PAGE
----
#1- I've thanked God many times in the past 2 days for keeping my brother here safe this month. #2- I've thanked God many times in the past 2 days for being able to sleep knowing my brother is safe. #3- I've prayed many times in the past 2 days for the families and friends of those in Nepal this week. A disaster like this is just so far from the imagination of most people who have never experienced a disaster. Thousands dead, houses destroyed, friends and families injured, no source of food, no source of medical help, no shelter. That just begins to describe my attraction for helping with disaster relief.

When the avalanche came down Everest last year, it was the most deadly event on Everest until this year. Two years in a row, a major disaster like this...!!! I mean, come on....

My prayers are with you Nepal.

Monday, April 20, 2015

Endorphins

I've spent a lot of time over the past week reminiscing on my experiences in Italy and the impacts it had on me. In no sense do I want to detract from the actual heroes (runners) of the event, but for the small audience interested in my story, that's why I'm here.

I have said this multiple times to different people in the past week, but being amongst hundreds of runners, I felt fat and lazy at best. My only claim to a healthy lifestyle is participating in an annual sand volleyball league for a few months of the year which usually lends itself to more social drinking than fitness. I am enough health conscious to not be over-weight and I know that's saying more than many, but it's nothing to be proud of.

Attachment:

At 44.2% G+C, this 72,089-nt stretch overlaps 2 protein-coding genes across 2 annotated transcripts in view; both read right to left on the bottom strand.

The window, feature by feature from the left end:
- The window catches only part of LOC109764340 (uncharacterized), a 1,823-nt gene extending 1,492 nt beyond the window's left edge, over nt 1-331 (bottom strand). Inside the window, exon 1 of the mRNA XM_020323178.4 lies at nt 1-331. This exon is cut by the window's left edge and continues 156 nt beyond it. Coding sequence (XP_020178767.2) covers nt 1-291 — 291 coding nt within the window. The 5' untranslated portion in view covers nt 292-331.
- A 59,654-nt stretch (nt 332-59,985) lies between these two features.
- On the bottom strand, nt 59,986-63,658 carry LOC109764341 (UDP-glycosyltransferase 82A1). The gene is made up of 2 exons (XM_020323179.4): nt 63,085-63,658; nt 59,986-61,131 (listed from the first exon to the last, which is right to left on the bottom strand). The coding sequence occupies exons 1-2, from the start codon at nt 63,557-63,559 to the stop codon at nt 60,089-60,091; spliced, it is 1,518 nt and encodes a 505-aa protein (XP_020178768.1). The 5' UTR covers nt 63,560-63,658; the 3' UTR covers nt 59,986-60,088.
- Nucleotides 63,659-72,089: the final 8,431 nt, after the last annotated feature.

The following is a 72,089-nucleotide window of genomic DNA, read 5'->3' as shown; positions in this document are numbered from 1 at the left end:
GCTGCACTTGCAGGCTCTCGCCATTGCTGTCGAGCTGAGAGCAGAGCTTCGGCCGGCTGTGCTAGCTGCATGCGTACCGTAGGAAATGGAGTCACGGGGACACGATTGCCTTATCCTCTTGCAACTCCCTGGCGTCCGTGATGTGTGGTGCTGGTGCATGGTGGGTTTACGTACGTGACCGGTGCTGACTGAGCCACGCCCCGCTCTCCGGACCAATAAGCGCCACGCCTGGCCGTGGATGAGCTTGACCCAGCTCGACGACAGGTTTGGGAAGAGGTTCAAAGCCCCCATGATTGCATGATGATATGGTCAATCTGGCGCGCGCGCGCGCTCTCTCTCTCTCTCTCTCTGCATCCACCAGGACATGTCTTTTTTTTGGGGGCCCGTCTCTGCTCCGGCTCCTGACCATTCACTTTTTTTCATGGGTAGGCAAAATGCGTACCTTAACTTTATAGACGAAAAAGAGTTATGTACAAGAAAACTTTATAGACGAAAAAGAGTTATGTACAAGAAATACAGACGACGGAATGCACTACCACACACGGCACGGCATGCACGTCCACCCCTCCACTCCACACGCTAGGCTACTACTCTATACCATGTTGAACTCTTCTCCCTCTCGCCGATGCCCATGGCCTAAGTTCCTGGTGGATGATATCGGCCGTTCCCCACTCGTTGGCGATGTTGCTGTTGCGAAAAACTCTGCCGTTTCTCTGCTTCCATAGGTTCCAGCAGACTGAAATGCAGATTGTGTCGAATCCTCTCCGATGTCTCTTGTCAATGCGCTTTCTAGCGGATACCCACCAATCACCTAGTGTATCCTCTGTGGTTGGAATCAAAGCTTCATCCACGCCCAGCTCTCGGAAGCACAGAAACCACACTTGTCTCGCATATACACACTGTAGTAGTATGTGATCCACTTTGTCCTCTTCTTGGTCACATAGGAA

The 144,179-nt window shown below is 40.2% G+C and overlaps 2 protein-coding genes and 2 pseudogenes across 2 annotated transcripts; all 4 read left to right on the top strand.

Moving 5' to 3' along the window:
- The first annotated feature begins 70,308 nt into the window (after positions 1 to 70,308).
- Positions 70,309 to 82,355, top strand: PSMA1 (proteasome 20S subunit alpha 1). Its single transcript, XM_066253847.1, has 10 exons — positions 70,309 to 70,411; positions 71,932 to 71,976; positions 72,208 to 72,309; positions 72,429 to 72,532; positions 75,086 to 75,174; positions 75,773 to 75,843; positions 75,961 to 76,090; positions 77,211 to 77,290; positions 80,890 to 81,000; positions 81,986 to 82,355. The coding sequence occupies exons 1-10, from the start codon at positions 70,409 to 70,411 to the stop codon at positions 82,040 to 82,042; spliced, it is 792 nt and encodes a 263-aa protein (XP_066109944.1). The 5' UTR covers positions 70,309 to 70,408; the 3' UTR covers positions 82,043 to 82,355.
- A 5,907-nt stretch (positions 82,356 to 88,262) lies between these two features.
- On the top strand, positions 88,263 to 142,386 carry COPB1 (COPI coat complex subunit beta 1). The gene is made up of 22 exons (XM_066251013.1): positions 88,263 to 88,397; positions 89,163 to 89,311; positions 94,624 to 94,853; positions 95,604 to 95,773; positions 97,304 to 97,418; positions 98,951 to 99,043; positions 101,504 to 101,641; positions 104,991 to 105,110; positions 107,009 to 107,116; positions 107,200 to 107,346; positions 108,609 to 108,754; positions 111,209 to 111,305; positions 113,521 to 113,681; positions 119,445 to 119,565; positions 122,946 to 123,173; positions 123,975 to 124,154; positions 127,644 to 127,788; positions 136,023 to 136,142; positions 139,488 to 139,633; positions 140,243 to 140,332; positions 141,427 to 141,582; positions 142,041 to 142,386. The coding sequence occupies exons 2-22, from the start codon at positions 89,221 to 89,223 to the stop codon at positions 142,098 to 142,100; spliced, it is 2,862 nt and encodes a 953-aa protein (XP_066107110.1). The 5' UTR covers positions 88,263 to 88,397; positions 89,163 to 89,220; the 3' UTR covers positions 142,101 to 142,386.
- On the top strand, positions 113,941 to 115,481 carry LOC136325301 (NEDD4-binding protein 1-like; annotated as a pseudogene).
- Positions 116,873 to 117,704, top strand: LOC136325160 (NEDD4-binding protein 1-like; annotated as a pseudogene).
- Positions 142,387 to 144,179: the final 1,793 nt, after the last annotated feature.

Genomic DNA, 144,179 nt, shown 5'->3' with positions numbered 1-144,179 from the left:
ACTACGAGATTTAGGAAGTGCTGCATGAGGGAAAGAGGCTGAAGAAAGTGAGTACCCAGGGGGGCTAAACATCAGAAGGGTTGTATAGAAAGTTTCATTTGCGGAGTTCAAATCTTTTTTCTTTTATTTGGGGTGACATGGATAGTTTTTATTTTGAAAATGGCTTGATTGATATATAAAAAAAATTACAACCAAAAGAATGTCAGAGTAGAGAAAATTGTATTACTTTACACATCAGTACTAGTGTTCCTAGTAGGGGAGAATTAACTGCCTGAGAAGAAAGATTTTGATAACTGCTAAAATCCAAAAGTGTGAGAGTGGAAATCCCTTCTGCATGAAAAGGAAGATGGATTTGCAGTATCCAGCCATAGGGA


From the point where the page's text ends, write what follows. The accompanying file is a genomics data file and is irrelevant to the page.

I struggle with 2 things. #1-I am a horribly competitive person and HATE losing. Okay, who doesn't but I think I am on the extreme end. I have gotten in a lot of fights with friends and family because I am a sore loser. Not only do I get unreasonably angry when I lose, but I then avoid situations where I could lose again, more often then not, making me a quitter. #2-I have always struggled with self-image issues and physical fitness certainly plays a role in that. I don't feel like going there today so that's all I will say about that.

One point of this post is to express the admiration I had for all the runners in Italy. Little did they think or care, but each one of them is so far beyond my limits as to be unbelievable. Do I think I will ever run a 24hr race, no, but it was motivation that I can and should run.


So, I've started running again. The first run was hard. I was bad and slow. I was coughing for hours after. My legs didn't even hurt to give me feedback it was worth it. However, for the first time since high school cross country, I have the urge to keep going. Only because I've quit so many times. We will see how it plays out, but I know I'm better than that, I just have to prove it. I've set training goals, I've set a race goal, I'm tracking my runs (and physical feelings). I don't want to quit this time.